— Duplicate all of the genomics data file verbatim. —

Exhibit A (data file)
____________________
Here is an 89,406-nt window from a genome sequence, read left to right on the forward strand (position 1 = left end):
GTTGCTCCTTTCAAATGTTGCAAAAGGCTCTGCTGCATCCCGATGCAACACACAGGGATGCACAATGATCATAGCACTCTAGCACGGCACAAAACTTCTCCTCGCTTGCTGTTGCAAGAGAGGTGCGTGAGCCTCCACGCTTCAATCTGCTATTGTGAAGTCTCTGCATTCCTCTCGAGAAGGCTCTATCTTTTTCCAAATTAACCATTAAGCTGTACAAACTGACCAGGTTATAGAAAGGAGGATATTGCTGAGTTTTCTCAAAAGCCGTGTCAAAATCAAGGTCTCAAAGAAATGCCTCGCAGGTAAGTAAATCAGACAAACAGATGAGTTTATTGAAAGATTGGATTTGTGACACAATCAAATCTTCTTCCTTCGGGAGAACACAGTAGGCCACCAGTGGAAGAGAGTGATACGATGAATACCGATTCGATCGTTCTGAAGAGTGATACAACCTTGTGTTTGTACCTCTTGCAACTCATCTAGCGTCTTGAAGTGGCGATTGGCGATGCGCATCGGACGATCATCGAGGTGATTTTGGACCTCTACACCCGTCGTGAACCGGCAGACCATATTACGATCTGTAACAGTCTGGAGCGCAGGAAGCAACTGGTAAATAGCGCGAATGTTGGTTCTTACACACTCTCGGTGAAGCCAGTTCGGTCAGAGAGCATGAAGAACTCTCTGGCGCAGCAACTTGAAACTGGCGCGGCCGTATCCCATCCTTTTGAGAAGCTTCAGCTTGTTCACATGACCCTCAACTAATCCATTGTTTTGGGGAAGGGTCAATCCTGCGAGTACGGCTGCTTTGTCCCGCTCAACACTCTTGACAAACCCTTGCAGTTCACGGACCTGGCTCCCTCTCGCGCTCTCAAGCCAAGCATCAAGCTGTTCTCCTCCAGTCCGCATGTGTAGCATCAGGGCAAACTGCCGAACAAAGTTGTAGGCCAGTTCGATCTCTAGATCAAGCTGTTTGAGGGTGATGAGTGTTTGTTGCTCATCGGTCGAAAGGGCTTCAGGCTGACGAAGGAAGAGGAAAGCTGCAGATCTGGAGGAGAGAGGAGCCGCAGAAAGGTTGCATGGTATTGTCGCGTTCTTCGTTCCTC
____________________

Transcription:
Here is an 89,406-nt window from a genome sequence, read left to right on the forward strand (position 1 = left end):
GTTGCTCCTTTCAAATGTTGCAAAAGGCTCTGCTGCATCCCGATGCAACACACAGGGATGCACAATGATCATAGCACTCTAGCACGGCACAAAACTTCTCCTCGCTTGCTGTTGCAAGAGAGGTGCGTGAGCCTCCACGCTTCAATCTGCTATTGTGAAGTCTCTGCATTCCTCTCGAGAAGGCTCTATCTTTTTCCAAATTAACCATTAAGCTGTACAAACTGACCAGGTTATAGAAAGGAGGATATTGCTGAGTTTTCTCAAAAGCCGTGTCAAAATCAAGGTCTCAAAGAAATGCCTCGCAGGTAAGTAAATCAGACAAACAGATGAGTTTATTGAAAGATTGGATTTGTGACACAATCAAATCTTCTTCCTTCGGGAGAACACAGTAGGCCACCAGTGGAAGAGAGTGATACGATGAATACCGATTCGATCGTTCTGAAGAGTGATACAACCTTGTGTTTGTACCTCTTGCAACTCATCTAGCGTCTTGAAGTGGCGATTGGCGATGCGCATCGGACGATCATCGAGGTGATTTTGGACCTCTACACCCGTCGTGAACCGGCAGACCATATTACGATCTGTAACAGTCTGGAGCGCAGGAAGCAACTGGTAAATAGCGCGAATGTTGGTTCTTACACACTCTCGGTGAAGCCAGTTCGGTCAGAGAGCATGAAGAACTCTCTGGCGCAGCAACTTGAAACTGGCGCGGCCGTATCCCATCCTTTTGAGAAGCTTCAGCTTGTTCACATGACCCTCAACTAATCCATTGTTTTGGGGAAGGGTCAATCCTGCGAGTACGGCTGCTTTGTCCCGCTCAACACTCTTGACAAACCCTTGCAGTTCACGGACCTGGCTCCCTCTCGCGCTCTCAAGCCAAGCATCAAGCTGTTCTCCTCCAGTCCGCATGTGTAGCATCAGGGCAAACTGCCGAACAAAGTTGTAGGCCAGTTCGATCTCTAGATCAAGCTGTTTGAGGGTGATGAGTGTTTGTTGCTCATCGGTCGAAAGGGCTTCAGGCTGACGAAGGAAGAGGAAAGCTGCAGATCTGGAGGAGAGAGGAGCCGCAGAAAGGTTGCATGGTATTGTCGCGTTCTTCGTTCCTC